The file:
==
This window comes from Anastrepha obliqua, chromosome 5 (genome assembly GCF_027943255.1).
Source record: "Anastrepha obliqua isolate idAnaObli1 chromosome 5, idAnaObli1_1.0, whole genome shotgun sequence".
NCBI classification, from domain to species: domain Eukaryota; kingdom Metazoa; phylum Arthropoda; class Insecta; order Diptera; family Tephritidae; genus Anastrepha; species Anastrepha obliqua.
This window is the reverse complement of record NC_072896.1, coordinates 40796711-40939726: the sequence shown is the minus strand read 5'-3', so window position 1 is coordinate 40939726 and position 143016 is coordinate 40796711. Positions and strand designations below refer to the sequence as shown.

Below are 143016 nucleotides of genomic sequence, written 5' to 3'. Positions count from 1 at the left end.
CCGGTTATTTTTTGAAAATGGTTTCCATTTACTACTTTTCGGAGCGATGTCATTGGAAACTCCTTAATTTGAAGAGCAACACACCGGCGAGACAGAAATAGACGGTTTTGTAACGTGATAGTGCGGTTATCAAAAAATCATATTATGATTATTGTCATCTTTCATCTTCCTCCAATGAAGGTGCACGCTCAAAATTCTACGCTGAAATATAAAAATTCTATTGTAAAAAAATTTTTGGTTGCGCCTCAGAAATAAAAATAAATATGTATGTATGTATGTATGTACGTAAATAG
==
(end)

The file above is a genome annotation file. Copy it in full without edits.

This window comes from Anastrepha obliqua, chromosome 5 (genome assembly GCF_027943255.1).
Source record: "Anastrepha obliqua isolate idAnaObli1 chromosome 5, idAnaObli1_1.0, whole genome shotgun sequence".
NCBI classification, from domain to species: domain Eukaryota; kingdom Metazoa; phylum Arthropoda; class Insecta; order Diptera; family Tephritidae; genus Anastrepha; species Anastrepha obliqua.
This window is the reverse complement of record NC_072896.1, coordinates 40796711-40939726: the sequence shown is the minus strand read 5'-3', so window position 1 is coordinate 40939726 and position 143016 is coordinate 40796711. Positions and strand designations below refer to the sequence as shown.

Below are 143016 nucleotides of genomic sequence, written 5' to 3'. Positions count from 1 at the left end.
CCGGTTATTTTTTGAAAATGGTTTCCATTTACTACTTTTCGGAGCGATGTCATTGGAAACTCCTTAATTTGAAGAGCAACACACCGGCGAGACAGAAATAGACGGTTTTGTAACGTGATAGTGCGGTTATCAAAAAATCATATTATGATTATTGTCATCTTTCATCTTCCTCCAATGAAGGTGCACGCTCAAAATTCTACGCTGAAATATAAAAATTCTATTGTAAAAAAATTTTTGGTTGCGCCTCAGAAATAAAAATAAATATGTATGTATGTATGTATGTACGTAAATAG